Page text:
My eldest is not at all cautious, for instance, but the wisdom of Adler’s paradigm still resonates. My oldest boy is very structured, conscientious, and high-achieving although I am pretty sure that he would not say that he acts thus in an effort to gain my wife’s and my undivided attention.

But as to my younger boy and his table setting— has Adler any thoughts?

He identified the following characteristics in the second born child: people-pleasing, somewhat rebellious, good friend, social and peace-maker. Youngest child characteristics include fun-loving, uncomplicated, manipulative, outgoing, attention-seeking and self-centered.

As with my older boy, my youngest does not conform totally to Adler’s traits. He is neither attention-seeking nor self-centered. Elsewhere, he conforms quite nicely to Adler’s description. He is somewhat rebellious (i.e. table setting) and has formed many strong friendships. L is social and helps to solve problems in school. True to the theory of the Psychology of Birth Order, my youngest is fun-loving, outgoing and can be manipulative. His approach to table setting backs this up nicely. He moulded the situation to get out of his task, but did so with a smile and an array of jokes.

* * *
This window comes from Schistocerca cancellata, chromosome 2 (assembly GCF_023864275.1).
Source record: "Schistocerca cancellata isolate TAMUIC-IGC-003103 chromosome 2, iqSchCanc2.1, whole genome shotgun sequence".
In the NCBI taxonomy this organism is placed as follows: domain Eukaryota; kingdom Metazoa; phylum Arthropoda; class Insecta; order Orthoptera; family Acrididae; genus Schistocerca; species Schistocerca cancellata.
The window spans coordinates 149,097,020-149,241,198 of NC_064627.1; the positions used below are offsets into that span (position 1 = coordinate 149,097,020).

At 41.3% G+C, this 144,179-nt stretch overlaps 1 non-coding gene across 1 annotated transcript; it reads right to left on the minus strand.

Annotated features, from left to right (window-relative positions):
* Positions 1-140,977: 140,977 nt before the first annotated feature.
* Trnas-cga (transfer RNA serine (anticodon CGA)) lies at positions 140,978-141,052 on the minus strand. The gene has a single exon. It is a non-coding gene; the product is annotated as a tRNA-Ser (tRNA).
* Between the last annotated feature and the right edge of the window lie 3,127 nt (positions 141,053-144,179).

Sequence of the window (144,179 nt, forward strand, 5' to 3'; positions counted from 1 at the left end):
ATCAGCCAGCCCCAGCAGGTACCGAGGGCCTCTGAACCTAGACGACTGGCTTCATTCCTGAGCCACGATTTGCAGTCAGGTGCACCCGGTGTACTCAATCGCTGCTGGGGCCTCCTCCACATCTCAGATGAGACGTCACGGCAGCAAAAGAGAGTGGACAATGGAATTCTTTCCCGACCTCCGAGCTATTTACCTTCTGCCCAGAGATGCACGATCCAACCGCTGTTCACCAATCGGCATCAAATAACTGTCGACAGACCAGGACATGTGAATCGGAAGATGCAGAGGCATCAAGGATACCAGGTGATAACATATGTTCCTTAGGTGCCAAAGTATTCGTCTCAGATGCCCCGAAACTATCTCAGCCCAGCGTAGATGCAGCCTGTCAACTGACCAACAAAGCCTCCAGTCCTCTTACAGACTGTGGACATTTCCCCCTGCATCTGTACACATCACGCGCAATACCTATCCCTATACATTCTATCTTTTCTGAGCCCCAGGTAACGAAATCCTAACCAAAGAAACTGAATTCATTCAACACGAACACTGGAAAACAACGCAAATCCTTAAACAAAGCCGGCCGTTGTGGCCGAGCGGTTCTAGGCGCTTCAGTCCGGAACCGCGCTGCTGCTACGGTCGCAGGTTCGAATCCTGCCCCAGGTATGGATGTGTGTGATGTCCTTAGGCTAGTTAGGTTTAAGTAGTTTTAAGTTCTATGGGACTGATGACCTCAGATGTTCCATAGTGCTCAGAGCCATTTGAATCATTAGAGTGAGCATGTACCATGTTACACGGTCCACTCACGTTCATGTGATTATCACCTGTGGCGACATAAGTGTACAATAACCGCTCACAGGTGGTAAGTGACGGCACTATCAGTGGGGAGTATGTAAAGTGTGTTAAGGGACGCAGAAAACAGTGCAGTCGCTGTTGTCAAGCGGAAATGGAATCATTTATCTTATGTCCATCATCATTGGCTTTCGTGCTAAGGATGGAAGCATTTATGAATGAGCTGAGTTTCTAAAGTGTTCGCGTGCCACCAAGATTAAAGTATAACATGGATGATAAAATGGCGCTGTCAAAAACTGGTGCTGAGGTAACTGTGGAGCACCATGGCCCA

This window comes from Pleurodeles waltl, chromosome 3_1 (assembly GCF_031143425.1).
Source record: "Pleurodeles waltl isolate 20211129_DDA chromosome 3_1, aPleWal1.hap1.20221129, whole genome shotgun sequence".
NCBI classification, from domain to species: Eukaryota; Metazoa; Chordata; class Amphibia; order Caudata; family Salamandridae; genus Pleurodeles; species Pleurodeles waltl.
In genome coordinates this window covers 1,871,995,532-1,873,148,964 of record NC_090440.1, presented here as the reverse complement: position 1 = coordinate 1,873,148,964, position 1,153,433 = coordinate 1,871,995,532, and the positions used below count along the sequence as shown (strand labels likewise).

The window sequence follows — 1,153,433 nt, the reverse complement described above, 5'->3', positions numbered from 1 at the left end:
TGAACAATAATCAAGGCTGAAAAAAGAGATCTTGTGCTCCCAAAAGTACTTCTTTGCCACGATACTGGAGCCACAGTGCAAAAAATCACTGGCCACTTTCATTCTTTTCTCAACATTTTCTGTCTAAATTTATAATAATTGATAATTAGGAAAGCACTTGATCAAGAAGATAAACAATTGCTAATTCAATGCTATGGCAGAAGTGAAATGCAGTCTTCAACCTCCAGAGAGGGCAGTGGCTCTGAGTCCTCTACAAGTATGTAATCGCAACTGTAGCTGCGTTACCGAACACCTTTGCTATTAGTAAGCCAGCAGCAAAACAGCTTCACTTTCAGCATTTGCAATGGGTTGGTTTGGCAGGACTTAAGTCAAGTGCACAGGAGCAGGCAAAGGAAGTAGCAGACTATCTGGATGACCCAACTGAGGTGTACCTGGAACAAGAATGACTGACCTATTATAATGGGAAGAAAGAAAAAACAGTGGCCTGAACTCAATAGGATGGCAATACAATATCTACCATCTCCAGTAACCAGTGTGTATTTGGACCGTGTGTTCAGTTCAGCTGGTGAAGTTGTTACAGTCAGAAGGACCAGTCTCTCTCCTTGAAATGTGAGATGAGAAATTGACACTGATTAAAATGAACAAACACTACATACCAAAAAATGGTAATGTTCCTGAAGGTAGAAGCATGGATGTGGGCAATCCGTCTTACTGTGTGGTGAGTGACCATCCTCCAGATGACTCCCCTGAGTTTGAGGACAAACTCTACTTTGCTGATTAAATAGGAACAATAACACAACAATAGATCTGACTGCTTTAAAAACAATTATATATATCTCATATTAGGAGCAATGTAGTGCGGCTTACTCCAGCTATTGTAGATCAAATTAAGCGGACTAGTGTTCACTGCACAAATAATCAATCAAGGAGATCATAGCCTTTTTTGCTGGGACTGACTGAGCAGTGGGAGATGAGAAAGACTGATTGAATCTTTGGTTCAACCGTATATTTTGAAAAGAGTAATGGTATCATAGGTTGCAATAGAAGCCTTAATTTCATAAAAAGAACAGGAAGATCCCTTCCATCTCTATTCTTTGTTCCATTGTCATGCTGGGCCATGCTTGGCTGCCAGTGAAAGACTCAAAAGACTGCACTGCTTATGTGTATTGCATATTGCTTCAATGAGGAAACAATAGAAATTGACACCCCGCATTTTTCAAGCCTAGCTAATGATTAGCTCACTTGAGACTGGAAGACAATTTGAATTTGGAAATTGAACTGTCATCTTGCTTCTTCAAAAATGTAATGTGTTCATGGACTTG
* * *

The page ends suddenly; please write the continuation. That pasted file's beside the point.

Adler seems right on here, but I feel unsettled by the notion.

Being manipulative has a dark connotation that seems too harsh for L. He’s not a sinister puppet master pulling strings, just a smiling boy avoiding a tedious task. I’ll throw a bone Adler’s way and stick with the term manipulation.

Luckily, the Austrian psychiatrist has an explanation.

Due to his birth order, the youngest is least capable and experienced. To compensate for this fact, he develops social skills that allows him to get others to do things for him. A simplification to be sure, but the last couple of nights, during our table setting dance, I’ve looked upon L, bemused. “That’s my second born/youngest,” I’ve thought with a knowing smile.